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Glenmorangie’s Rarest Whisky

A patient pride.

Glenmorangie Whisky, FYI Drink, Autumn 2017

So prevalent are the words rare and exclusive in marketing copy that more often than not they should be taken lightly. But in the case of Glenmorangie Pride 1974, the distillery’s oldest whisky expression, they should be taken like a fine scotch: straight, strong, and with a sense of gravitas.

Glenmorangie, one of the pillars of the LVMH group, presents its latest whisky theatrically: in a cherrywood veneer box with mirrored interior where a crystal decanter, designed by Laurence Brabant, takes centre stage. It’s a coffer of regal spirit, of which only 503 bottles have been produced. The golden prize: Glenmorangie Pride 1974, a Highland single-malt whisky that combines eaux-de-vie derived from two parcels (groups of casks) aged for 41 years, one matured in ex-bourbon refill casks and the other in ex-Oloroso sherry butts. It was Dr. Bill Lumsden, the company’s award-winning director of distilling, whisky creation, and whisky stocks, who married these two parcels together. This rare beauty of a whisky has collectors and aficionados in thirst for it, even with the per-bottle price tag: around $15,000 Canadian (depending on the province).

Glenmorangie Pride 1974 is the third of the Glenmorangie Pride trio; the others—Pride 1981 and Pride 1978 (the years reference when the liquid was distilled and laid down for maturation)—but it is the newly debuted Pride 1974, which Lumsden asserts “is, absolutely, the best of the three. It is the least woody, the least drippy, and the least tannic of the Prides and is remarkably soft and gentle on the palate for a whisky of that age.” In celebration of the 1974 debut, Glenmorangie partnered with 31-year-old Grammy Award–winning jazz pianist Aaron Diehl and piano maker Steinway & Sons to compose an original piano piece, which was performed at the New York launch this past spring.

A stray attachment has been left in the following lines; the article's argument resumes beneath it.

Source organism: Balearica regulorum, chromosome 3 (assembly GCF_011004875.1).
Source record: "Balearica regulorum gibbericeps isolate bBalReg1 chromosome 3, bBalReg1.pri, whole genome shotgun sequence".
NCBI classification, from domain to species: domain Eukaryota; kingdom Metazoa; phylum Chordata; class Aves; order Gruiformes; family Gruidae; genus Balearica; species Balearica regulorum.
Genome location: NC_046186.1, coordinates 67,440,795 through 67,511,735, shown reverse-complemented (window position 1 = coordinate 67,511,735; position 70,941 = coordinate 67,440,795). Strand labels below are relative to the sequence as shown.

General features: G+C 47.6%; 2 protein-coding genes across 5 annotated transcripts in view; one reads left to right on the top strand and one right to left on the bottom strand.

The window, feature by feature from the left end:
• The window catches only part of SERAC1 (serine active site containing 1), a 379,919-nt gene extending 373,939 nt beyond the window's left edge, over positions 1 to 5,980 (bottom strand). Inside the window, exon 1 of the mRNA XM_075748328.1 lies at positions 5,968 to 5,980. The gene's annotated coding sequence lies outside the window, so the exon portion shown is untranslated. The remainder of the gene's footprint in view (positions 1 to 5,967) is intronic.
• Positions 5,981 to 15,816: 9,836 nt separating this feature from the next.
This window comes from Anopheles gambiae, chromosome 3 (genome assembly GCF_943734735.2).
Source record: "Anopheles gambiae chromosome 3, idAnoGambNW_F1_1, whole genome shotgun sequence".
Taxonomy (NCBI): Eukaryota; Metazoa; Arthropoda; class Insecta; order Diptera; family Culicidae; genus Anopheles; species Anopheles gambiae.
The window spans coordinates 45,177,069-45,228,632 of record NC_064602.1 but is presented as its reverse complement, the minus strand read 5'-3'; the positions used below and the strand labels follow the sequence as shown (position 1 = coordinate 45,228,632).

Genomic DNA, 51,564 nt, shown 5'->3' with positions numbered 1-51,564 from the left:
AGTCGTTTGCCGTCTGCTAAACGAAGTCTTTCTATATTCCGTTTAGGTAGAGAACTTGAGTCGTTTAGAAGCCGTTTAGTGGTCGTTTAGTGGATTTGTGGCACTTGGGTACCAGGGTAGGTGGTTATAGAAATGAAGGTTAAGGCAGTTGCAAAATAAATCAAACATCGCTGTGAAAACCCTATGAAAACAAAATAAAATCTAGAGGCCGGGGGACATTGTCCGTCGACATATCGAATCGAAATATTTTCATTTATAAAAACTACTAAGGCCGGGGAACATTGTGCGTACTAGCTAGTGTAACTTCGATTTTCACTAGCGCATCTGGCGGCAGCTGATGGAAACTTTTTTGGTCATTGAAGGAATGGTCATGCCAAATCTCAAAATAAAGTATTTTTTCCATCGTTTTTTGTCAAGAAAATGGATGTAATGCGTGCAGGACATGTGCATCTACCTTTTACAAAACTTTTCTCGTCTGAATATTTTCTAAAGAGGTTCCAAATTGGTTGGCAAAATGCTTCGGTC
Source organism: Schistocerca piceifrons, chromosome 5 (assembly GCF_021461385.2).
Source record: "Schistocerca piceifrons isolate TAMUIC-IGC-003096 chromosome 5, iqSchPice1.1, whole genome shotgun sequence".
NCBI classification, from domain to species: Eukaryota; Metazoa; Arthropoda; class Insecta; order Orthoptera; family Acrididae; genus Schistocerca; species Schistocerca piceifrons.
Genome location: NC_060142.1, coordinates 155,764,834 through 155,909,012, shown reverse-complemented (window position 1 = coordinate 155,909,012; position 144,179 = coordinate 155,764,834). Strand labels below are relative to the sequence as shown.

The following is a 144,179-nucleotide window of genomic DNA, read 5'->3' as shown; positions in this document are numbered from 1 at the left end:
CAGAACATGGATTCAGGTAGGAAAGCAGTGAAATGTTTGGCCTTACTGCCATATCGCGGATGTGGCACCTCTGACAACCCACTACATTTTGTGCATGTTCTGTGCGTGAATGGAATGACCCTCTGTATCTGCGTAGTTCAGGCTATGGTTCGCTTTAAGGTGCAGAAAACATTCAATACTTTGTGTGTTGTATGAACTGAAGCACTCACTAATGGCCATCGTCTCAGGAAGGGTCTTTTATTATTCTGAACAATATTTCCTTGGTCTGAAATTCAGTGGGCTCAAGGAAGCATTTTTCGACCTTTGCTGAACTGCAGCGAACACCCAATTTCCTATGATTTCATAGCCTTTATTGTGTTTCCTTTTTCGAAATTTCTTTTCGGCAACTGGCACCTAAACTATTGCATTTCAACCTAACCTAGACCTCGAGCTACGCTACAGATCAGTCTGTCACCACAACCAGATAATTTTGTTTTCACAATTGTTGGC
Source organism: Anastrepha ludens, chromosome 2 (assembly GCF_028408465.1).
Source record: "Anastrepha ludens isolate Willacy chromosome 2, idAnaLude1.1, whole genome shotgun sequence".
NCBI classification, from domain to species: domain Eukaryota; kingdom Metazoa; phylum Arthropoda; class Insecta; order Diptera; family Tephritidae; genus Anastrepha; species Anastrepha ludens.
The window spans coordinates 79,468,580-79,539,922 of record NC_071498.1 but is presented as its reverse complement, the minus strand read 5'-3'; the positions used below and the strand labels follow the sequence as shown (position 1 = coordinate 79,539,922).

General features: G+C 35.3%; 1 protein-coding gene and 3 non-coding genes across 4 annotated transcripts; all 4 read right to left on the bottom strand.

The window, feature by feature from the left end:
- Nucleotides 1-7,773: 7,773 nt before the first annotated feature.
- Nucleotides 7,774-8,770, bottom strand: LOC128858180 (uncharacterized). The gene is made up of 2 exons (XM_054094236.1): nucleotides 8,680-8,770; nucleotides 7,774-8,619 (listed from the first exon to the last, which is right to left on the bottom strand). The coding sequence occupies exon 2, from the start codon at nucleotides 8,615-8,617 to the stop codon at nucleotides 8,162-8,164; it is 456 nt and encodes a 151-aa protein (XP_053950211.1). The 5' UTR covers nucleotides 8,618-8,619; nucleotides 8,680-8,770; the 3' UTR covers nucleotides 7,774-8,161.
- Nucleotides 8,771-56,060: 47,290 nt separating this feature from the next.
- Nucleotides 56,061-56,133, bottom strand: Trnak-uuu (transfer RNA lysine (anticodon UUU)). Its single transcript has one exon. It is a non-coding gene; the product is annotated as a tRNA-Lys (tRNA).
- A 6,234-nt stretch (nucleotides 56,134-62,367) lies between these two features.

Diehl found inspiration at the Glenmorangie distillery in Tain, Scotland where he and Lumsden shared in the creative spirit of the place. (In Scots Gaelic, Glenmorangie means “valley of tranquility.”) Of his visit to Scotland, Diehl regrets not having more time to experience the surroundings and to spend with Lumsden, who is a hive of information. “I had to take a tape recorder with me, to be honest—he talks a lot,” says Diehl. “You can go into the scientific methods about how the whisky was made, but there is also a mysterious element in there, an alchemy. It’s like building a Steinway piano: it takes nine months or a year for the wood to age before they can even start building the piano itself.”

Diehl’s score, Echoes of the Glen of Tranquility, is a 12-minute piano composition inspired by Glenmorangie Pride 1974, its origin, and its heritage. From the Oloroso casks’ Spanish history, Diehl drew on notes of flamenco music; from the bourbon casks came blues and bluegrass; and from the whisky’s Scottish heritage, the composer included references to bagpipes. “I feel the piece is complete,” explains Diehl, “but I think I’d like to extend it. There is always room for that.”

From the joyous experience of hearing to the ones of taste and smell, Lumsden’s Pride 1974 is a sensory masterpiece with its salty-spice aroma of balsamic vinegar, oranges, and salted caramel toffee followed by rich flavours of brown sugar, toffee, and baked apples. “I’ve got a very highly developed sense of smell and taste,” explains Lumsden. “I celebrate diversity and inconsistency, but really, my real job is guaranteeing the quality of the whisky. And there is more to come. I have identified another two parcels which may or may not become Pride 4 or 5.” We can only hope. For now, we’ll savour Glenmorangie Pride 1974—and enjoy every last drop.


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